In response to the growing body of research which identifies the health risks for children resulting from an increasingly sedentary lifestyle, the Australian Government guidelines on physical activity provide guidance on the amount of physical activity children should be engaging in. At least seven square metres per child is more than a calculation, and providing access to the natural environment is more than being outdoors. Interesting and engaging outdoor space promises endless possibilities and opportunities for children to create their own learnings, test their theories, identify and build their capabilities, use their imaginations to construct and create and work collaboratively with others, while building a respect for and valuing of the natural environment.

A topic for the next team meeting could be to consider strategies to further enhance the learning outcomes in the outdoor environment.

References

Leggett, N. & Newman, L. (2017). ‘Challenging educators’ beliefs about play in the indoor and outdoor environment.’ Australian journal of early childhood, 42 (1), pp. 24-32.

Mereweather, J. (2015). ‘Young children’s perspectives of outdoor learning spaces: What matters?’ Australian journal of early childhood, 40(1), pp. 99-108.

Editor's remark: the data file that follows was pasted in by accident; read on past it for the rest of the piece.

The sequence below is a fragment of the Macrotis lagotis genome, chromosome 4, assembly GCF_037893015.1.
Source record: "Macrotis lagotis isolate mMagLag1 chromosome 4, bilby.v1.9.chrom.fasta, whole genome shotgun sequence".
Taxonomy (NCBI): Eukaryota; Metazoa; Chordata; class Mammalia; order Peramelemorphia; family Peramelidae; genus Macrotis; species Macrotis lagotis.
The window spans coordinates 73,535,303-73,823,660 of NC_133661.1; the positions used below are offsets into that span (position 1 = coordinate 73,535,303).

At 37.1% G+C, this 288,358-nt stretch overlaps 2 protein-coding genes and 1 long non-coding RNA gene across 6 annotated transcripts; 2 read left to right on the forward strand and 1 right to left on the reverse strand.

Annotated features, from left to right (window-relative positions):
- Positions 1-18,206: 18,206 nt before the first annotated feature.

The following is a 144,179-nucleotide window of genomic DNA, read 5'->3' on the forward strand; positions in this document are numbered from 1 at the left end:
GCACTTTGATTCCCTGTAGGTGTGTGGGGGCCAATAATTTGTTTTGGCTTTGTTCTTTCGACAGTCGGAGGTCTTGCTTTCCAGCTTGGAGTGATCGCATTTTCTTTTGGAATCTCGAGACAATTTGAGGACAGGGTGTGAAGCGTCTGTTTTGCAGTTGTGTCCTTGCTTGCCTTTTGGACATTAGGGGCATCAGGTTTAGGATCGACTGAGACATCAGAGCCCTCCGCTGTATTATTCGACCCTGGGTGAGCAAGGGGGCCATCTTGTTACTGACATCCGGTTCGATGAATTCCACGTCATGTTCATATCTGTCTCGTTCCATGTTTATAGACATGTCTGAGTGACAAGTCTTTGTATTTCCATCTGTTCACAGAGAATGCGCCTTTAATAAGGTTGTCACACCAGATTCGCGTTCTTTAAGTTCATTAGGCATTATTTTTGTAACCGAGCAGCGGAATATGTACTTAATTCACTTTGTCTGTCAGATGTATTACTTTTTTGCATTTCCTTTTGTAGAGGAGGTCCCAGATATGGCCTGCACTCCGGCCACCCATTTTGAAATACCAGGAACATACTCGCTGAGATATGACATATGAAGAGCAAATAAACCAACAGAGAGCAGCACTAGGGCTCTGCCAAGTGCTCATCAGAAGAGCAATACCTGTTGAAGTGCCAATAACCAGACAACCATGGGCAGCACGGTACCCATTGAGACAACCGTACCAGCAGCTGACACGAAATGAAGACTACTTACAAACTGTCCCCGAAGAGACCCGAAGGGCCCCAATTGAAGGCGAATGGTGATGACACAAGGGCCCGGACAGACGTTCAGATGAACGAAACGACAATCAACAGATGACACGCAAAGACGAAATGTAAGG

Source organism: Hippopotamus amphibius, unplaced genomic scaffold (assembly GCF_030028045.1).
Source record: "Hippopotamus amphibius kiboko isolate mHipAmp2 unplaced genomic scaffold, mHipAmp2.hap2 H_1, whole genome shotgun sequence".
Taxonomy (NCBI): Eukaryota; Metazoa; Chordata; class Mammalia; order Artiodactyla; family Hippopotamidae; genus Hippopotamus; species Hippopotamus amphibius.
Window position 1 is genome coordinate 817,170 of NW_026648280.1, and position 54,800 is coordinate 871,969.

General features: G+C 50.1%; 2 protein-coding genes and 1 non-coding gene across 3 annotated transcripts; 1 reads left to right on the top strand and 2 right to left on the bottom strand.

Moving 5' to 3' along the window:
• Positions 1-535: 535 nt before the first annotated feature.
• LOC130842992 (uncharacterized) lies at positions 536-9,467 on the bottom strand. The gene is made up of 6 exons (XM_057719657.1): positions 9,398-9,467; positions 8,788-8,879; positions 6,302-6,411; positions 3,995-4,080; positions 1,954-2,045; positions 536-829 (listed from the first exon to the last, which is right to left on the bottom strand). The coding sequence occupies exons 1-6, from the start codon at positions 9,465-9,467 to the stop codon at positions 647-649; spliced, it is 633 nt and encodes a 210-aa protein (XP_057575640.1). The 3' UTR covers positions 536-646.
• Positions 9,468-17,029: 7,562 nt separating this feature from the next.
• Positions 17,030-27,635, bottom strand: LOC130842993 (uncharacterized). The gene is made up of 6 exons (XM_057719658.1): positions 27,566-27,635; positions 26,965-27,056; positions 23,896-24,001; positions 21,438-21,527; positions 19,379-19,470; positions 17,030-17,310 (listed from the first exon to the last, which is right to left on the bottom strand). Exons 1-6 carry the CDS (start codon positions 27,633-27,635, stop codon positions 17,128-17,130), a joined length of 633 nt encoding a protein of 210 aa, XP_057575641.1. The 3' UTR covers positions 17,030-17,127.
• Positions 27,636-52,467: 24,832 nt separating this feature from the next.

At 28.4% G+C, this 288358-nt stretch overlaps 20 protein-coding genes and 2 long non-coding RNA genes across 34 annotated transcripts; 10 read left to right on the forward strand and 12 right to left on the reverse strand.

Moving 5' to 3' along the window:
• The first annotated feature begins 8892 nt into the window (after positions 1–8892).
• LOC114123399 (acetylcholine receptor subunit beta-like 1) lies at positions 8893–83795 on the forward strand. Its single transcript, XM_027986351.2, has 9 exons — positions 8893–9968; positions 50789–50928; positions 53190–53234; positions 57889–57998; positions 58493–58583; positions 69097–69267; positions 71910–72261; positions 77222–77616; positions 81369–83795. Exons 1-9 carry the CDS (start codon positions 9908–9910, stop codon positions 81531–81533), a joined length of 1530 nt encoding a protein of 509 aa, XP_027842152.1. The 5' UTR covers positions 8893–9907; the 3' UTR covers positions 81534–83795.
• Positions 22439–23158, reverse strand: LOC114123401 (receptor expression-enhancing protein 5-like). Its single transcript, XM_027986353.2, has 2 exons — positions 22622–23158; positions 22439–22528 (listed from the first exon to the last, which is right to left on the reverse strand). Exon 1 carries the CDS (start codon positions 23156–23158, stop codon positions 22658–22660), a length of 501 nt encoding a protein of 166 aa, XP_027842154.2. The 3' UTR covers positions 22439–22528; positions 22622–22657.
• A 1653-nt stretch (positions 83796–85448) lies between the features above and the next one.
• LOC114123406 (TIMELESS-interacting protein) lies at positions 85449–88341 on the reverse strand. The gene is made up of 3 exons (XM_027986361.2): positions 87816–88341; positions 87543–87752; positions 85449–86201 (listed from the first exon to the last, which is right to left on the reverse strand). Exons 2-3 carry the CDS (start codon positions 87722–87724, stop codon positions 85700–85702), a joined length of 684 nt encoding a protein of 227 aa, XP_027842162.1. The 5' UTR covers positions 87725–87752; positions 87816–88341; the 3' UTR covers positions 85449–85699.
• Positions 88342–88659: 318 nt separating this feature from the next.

Robertson, J. (2011). ‘Who needs a forest?’ Rattler, 99, pp. 10-13.

2 thoughts on “Seven metres squared”

  1. Thank you for sharing this post, it was an excellent read. I’m just wondering if anyone could tell me who manages the regulations around outside space requirements for centres (Regulation 108(2) and 113 in particular)? Many thanks for any further information on this question. Thanks again for the post and I would love to read more about this topic in the future on this blog if there were other contributors?

    1. Hi Natasha,

      The approved provider is responsible for ensuring that each child being educated and cared for has at least seven square metres of unencumbered outdoor space (regulation 108). It is also the responsibility of the approved provider to ensure that the outdoor spaces provided at a centre-based education and care service allow children to explore and experience the natural environment (regulation 113).

      Each state and territory has a regulatory authority that is responsible for ensuring that services in their jurisdiction are compliant with the National Regulations. This includes compliance with physical environment requirements prescribed in regulations 108 and 113. A full list of regulatory authority contact details is available on the ACECQA website here: https://www.acecqa.gov.au/help/contact-your-regulatory-authority

      We hope this is helpful.

      The ACECQA Team

Leave a Reply to abinadesan Cancel reply

Fill in your details below or click an icon to log in:

WordPress.com Logo

You are commenting using your WordPress.com account. Log Out /  Change )

Google photo

You are commenting using your Google account. Log Out /  Change )

Twitter picture

You are commenting using your Twitter account. Log Out /  Change )

Facebook photo

You are commenting using your Facebook account. Log Out /  Change )

Connecting to %s